Is Fringe In Its Final Season? Studio Boss Surveys the Far-Out Series' Future
Peter Bishop might want to think about not existing again, because the ratings for Fringe are getting kinda scary — and not in a cool translucent skin, third-arm-sticking-out-of-my-collided-selves’-chest kind of way. And yet another Peter — Warner Bros. TV president Peter Roth — says it’s too early for fans of the far-out series to freak out.
During its first season, when it aired on Tuesdays (sometimes leading out of a little show called American Idol), Fringe averaged 10 million total viewers and was known to score a 4.0 rating, if not higher, with the coveted 18-49 crowd. But in the show’s third year, Fox relocated the sci-fier from Thursdays to Fridays, and, well, we all know how that goes. The Season 4 opener this September drew 3.5 million viewers and a 1.5 rating, and at last count, heading into its winter hiatus, Fringe fell below the 3-million viewer threshold for the first time, while matching its all-time low rating of 1.1 (set a week earlier).
Still, Roth, whose Warner Bros. TV produces Fringe, tells TVLine, “It’s too soon to tell” if fans should brace for this being the final season.
Rather, Roth is holding out hope that one of the “x” factors that kept Fringe Division’s doors open last spring at renewal time comes into play again — that being the Friday night drama’s unparalleled increases through Live+7 DVR playback. This season-to-date, Fringe is averaging a 54-percent bump in the demo once everyone’s DVRs are cleared, and a 50-percent gain in total audience (a surge only edged out by Chuck, which happens to be another WBTV property.)
“This is a show on Friday nights that audiences love to DVR, and as such we shoot up anywhere from 40 to 63 percent, when you calculate the Live+7,” Roth points out. “Hopefully that will be good enough for us to continue.”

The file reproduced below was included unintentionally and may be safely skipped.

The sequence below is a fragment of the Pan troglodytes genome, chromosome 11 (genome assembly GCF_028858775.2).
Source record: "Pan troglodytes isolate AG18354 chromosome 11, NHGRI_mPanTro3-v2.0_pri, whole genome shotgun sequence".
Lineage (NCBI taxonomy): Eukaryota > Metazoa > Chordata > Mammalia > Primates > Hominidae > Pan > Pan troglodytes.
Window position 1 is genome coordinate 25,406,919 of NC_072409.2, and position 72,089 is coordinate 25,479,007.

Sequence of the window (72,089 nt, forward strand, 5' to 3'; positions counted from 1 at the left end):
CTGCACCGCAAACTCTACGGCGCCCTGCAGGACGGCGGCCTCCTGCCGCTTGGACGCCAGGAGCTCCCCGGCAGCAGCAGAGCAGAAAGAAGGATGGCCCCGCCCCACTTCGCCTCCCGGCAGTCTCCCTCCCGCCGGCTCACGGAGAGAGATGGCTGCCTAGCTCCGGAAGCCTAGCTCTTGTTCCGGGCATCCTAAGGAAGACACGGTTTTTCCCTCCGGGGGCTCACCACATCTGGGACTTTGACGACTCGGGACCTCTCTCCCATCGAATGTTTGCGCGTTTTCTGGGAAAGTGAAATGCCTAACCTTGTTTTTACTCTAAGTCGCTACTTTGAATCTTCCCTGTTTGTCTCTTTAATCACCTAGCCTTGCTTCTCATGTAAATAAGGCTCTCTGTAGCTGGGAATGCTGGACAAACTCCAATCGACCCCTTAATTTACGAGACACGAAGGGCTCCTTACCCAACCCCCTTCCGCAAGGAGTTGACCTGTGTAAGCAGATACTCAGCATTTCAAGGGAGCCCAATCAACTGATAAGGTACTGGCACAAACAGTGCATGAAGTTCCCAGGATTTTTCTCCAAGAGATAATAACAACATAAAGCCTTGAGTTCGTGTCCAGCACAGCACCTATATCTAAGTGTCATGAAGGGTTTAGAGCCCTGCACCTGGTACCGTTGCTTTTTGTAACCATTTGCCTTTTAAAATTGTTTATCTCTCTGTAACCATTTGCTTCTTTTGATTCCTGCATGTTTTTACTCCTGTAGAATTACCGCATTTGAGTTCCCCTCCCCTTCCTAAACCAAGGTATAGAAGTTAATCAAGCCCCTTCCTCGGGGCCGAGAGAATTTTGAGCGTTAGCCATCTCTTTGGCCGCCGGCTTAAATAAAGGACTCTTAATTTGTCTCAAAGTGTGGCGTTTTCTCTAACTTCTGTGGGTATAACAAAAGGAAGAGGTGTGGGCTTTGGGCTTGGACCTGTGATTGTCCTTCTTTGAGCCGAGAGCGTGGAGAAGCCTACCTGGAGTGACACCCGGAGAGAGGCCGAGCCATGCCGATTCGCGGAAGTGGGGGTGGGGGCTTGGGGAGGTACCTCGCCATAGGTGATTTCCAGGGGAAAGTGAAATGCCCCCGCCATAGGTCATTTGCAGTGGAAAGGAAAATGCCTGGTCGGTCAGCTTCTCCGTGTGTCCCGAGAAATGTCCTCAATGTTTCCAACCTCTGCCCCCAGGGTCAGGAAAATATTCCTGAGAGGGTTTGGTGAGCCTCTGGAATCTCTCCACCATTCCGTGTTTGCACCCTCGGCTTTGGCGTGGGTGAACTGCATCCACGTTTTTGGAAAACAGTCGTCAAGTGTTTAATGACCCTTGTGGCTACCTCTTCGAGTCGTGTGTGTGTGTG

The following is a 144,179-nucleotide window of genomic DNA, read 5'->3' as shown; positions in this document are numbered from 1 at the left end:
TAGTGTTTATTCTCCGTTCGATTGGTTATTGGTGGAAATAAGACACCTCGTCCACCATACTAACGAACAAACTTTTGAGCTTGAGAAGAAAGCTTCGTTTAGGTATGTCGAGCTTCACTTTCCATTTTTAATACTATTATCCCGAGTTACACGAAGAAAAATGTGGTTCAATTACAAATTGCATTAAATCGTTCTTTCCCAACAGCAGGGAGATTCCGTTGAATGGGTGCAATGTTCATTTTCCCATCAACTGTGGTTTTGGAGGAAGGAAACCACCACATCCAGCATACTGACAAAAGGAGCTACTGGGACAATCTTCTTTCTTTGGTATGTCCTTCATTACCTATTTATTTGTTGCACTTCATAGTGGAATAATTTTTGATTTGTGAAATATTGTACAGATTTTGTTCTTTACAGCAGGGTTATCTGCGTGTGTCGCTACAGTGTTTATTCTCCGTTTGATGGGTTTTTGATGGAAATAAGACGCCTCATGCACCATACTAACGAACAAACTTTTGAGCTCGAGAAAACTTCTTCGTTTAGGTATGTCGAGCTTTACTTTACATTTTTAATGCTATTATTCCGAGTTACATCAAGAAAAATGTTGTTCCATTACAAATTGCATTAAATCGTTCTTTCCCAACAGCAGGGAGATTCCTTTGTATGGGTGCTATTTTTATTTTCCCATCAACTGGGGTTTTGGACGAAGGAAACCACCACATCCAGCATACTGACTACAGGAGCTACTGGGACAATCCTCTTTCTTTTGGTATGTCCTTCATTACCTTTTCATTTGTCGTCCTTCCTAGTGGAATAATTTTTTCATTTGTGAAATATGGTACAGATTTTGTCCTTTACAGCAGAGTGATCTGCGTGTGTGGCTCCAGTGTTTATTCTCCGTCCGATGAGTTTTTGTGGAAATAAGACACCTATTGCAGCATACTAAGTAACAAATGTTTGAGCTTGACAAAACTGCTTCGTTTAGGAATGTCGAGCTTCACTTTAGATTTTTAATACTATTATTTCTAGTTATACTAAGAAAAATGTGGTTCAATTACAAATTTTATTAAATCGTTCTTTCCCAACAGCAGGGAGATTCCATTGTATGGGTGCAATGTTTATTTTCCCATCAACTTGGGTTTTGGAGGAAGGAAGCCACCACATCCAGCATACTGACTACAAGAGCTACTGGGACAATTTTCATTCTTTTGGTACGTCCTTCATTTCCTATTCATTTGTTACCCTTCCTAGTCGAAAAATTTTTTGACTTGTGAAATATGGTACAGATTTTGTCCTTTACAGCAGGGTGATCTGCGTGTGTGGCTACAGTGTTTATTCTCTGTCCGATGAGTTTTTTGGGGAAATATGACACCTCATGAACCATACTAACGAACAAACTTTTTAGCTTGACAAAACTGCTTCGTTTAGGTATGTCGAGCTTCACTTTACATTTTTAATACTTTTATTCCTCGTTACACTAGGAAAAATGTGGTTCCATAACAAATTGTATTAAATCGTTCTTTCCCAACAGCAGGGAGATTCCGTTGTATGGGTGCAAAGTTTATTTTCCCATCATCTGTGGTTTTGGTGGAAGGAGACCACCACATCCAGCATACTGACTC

However, Fringe‘s laudable Live+7 performance — which by the way is of not much consequence to advertisers whose commercials are being fast-forwarded during playback — was but one of the reasons it eked out a Season 4 pick-up last May. There was also the matter of WBTV reportedly reducing the licensing fee for the show, and the fact that come decision time Fox had other underperforming hour-longs (Human Target, Lie to Me, The Good Guys) to eye for the chopping block. But next time around, unless the Bones spin-off The Finder or Kiefer Sutherland’s Touch open very soft at midseason, only an extremely sweet deal from WBTV might keep Fox’s scythe from swinging Fringe’s way.
As Robert Seidman, co-founder of TVByTheNumbers.com, explains, “Last year Warner Bros.’ wheeling and dealing to get Fringe to 88 episodes for stripped syndication was surely a much bigger factor than DVR viewing or that Fox had a Friday scripted show (The Good Guys) that performed much worse, so there’ll be a higher degree of difficulty for a fifth-season renewal.”
Even the temptation to order a 13-episode fifth and final season for Fringe — if only to get the show past the 100-episode mark — might not be enticing enough for either party. As Seidman notes, “Serialized shows don’t do well in syndication.”
That said, Seidman (who last season was bearish on the show’s renewal prospects, only to be proven wrong) must allow, “It is Fringe, so anything is possible, even in this universe” — especially should the show scare up a ratings bump when it comes back Jan. 13 with the arrival/return of a very big baddie. “But for the fans’ sake, if this is to be the final season, I hope the producers are given enough lead-time to wrap things up nicely.”
Watch a new promo for Fringe‘s winter return, airing Jan. 13: